The Naught Little Boy “El Nino”
The ‘little boy’ may throw a spanner in the plans of Narendra Modi’s government which all poll projections say is sure to happen. No, this little boy is not Rahul Gandhi but a phenomenon called ‘El Nino’ which causes an unusual warming of sea surface waters in eastern and central equatorial Pacific that impact weather in many parts of the world. It shakes up global rainfall and storm activity, causing droughts and floods in different parts of the world. It generally has an adverse effect on the Indian monsoon. Given the fears of an imminent drought; the next government has a tall task ahead of it. It will definitely pose a potential challenge for a new government which will take office in May.
Monsoon brings showers and cheers to India. If it fails, it is a disaster both for people and economy. Latest updates by two international weather bureaus have given India some reason to dread monsoon forecasts which would begin next month. India faced the ire of El Nino earlier, it caused the droughts in 2002, 2004 and the driest monsoon in four decades in 2009, which inflated food prices sharply and caused inflation that prompted the RBI bank to tighten monetary policy and encouraged a clampdown on farm exports despite bulging stocks. The monsoon has always been a sensitive issue for India, where a huge percentage of farmers and the country’s economic interests depend on the rainy season as irrigation facilities are inadequate. The Indian Meteorological Department is pooh-poohing these forecasts and accusing the west of conspiring to rattle the country’s commodities and stock markets. IMD defines a drought year as one in which the overall rainfall deficiency is more than 10 per cent of the long period average and if more than 20 per cent of the agricultural area is affected.
Private weather forecaster Skymet has predicted a sub-normal monsoon in India, courtesy El Nino. According to them, there is a 40% chance that rainfall in June-September would be less than average, a 25% chance of a drought and zero percent chance of excess rains. Statistically, India has faced drought every 4.4 years. All El Nino years were not necessarily drought years, though the opposite is true. Since last drought in India was in 2009, this year can be a drought year.
There is a consensus among the experts that if the next government manages to keep the lid on fiscal deficit, and if RBI governor Raghuram Rajan keeps his promise on rates, India may avert El-Nino devastations. However, credit rating agency Crisil has hinted that it might have to scale down the economic growth projection for 2014-15 to 5.2 per cent from six per cent in the event of El Nino-driven poor monsoon. Besides, consumer price index-based inflation, with nearly 50 per cent weight on agriculture-related articles, will rise above its current forecast of eight per cent in 2014-15.
In its fight against weak growth and intolerably high inflation, the last thing India’s economy needs is a monsoon failure. The economy grew 4.5 per cent in 2012-13 and is officially projected to expand 4.9 per cent this financial year. However, it grew only 4.6 per cent in the first nine months, raising doubts over the official projections for entire 2013-14.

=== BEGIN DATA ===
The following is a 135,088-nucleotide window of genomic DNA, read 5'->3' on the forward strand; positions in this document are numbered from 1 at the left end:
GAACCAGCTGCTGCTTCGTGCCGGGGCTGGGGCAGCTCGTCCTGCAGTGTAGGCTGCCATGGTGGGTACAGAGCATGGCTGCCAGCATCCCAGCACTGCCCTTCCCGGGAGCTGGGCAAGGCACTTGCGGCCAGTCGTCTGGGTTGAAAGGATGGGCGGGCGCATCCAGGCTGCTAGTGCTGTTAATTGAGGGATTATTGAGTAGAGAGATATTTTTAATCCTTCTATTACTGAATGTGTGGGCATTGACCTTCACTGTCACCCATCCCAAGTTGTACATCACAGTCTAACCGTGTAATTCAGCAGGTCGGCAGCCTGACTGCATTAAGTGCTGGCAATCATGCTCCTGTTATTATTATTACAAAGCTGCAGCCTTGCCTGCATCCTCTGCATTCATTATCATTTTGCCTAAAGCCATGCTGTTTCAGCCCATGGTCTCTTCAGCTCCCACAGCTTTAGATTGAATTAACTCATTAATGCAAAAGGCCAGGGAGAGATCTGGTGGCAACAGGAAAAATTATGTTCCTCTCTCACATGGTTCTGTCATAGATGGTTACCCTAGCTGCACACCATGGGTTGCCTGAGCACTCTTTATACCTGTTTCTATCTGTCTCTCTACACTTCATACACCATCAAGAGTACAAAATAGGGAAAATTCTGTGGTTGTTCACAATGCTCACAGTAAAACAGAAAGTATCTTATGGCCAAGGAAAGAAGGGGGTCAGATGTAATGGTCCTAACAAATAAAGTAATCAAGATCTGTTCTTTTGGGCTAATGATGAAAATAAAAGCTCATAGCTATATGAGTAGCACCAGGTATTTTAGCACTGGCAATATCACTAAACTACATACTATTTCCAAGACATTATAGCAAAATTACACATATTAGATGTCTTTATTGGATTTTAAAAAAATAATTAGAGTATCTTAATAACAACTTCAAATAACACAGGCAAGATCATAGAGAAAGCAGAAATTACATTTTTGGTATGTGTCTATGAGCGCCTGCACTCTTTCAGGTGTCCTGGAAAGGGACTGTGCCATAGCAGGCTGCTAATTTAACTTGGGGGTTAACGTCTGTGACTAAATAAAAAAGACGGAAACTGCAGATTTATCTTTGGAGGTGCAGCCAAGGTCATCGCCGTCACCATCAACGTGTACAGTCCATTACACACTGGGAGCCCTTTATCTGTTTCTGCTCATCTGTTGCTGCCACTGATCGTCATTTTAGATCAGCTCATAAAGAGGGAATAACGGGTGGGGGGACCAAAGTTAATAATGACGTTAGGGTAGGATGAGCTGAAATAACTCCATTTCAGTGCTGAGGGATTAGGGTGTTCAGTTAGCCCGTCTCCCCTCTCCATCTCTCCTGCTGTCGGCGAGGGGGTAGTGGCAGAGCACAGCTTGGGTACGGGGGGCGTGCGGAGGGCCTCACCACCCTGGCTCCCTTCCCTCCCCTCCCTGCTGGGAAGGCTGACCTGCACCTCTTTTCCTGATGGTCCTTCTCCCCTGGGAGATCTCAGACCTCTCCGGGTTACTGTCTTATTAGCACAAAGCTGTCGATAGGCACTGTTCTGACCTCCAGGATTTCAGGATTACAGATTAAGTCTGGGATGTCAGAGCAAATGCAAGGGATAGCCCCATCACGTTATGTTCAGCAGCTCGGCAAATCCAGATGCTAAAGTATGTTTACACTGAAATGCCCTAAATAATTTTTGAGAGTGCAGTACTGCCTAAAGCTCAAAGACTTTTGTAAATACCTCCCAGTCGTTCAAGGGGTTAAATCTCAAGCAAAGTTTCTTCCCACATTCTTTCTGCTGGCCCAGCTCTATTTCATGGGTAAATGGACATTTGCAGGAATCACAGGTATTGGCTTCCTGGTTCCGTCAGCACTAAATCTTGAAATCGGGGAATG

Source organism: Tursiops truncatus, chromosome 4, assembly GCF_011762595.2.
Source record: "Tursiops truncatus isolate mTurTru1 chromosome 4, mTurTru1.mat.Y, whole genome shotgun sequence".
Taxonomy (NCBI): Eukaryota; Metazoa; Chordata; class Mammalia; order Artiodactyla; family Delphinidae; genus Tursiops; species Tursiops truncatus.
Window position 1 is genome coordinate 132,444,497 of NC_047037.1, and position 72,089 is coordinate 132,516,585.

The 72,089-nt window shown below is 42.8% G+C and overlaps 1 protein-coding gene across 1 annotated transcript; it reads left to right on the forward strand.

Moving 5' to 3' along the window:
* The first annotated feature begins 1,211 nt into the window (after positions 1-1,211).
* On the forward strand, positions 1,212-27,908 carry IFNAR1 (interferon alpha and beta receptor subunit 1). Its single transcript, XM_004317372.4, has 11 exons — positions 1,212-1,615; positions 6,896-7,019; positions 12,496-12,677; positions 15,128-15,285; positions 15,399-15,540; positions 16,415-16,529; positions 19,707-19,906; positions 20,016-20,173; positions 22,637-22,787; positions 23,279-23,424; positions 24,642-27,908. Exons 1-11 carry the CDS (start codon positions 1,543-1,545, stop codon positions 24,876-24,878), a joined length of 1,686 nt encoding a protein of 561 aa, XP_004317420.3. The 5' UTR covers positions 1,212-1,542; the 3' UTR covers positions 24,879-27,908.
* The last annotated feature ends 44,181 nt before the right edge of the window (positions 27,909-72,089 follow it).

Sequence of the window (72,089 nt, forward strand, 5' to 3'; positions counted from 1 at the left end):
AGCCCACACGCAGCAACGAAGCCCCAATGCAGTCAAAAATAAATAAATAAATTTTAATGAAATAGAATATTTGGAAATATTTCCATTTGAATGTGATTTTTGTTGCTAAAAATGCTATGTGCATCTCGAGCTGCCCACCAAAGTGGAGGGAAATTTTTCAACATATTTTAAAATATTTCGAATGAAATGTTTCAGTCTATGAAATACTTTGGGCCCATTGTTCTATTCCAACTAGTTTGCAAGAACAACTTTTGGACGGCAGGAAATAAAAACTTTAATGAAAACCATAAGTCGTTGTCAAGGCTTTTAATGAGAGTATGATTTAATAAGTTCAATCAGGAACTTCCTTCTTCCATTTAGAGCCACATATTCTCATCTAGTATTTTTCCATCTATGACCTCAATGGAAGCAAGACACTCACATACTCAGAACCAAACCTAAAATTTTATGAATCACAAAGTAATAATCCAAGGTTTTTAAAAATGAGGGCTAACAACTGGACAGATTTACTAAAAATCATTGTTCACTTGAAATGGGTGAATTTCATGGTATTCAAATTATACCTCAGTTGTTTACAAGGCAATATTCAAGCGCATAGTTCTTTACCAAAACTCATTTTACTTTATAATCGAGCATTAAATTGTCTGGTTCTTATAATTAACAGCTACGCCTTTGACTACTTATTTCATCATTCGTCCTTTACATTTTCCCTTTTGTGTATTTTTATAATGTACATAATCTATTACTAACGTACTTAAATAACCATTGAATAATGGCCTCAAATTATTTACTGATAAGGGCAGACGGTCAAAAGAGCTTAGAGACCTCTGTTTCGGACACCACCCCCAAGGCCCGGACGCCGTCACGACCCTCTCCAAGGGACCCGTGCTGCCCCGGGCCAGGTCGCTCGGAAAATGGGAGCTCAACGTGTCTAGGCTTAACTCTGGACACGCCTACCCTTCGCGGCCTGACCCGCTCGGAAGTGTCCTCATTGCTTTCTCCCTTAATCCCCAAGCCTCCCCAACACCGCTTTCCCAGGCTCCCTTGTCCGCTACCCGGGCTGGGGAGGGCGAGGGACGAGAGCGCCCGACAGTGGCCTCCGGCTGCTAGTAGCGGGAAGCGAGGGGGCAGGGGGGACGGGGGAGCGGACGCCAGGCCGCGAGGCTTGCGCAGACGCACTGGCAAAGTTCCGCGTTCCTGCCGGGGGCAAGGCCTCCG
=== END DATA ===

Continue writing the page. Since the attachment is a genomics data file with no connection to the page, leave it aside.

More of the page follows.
If the economy does not grow by six per cent in FY15, it would have repercussions on a whole lot of things, including the tax targets set in the interim Budget, which assumed this much of growth, and inflation at 7.3 per cent, to give a nominal gross domestic product (GDP) growth of 13.4 per cent. Nominal GDP growth could still be the same but a slowing in real GDP could affect tax collections.
Other risks to inflation are uncertainty on minimum support prices for agricultural commodities and other administered prices, especially of fuel, fertilizer and electricity, the outlook for fiscal policy, geo-political developments and their impact on global commodity prices. Effect of deficient rainfall is already evident in India in the power sector. There is decreased power production thanks to empty dams and rivers; thermal power stations too need water to produce steam, and they too are affected.
It could trigger lower production of summer crops such as rice, sugarcane and oilseeds. India is the world’s No.2 producer of rice and wheat. The 2009, El Nino drought had pushed global sugar prices to their highest in around 30 years. The current high buffer stocks of food grains will give the new government a lot of room to reduce inflation. Thankfully we have enough food reserves to meet emergency requirements. Last year India produced a record 252 million tonnes of food grains. The RBI Governor, Raghuram Rajan, is still uncertain over the actual impact of El Nino on the June-September monsoon and on the agricultural output. According to Development Bank of Singapore, inflation may jump to over 8.5 per cent and GDP growth may slip to 5 per cent in the current fiscal. However, the occurrence of El Nino does not necessarily imply monsoon failure in India. Since 1991, of the seven times an El Niño was experienced, only two of the years synchronised with a monsoon failure or a drought situation in the country. The Modi wave may blow the effects away.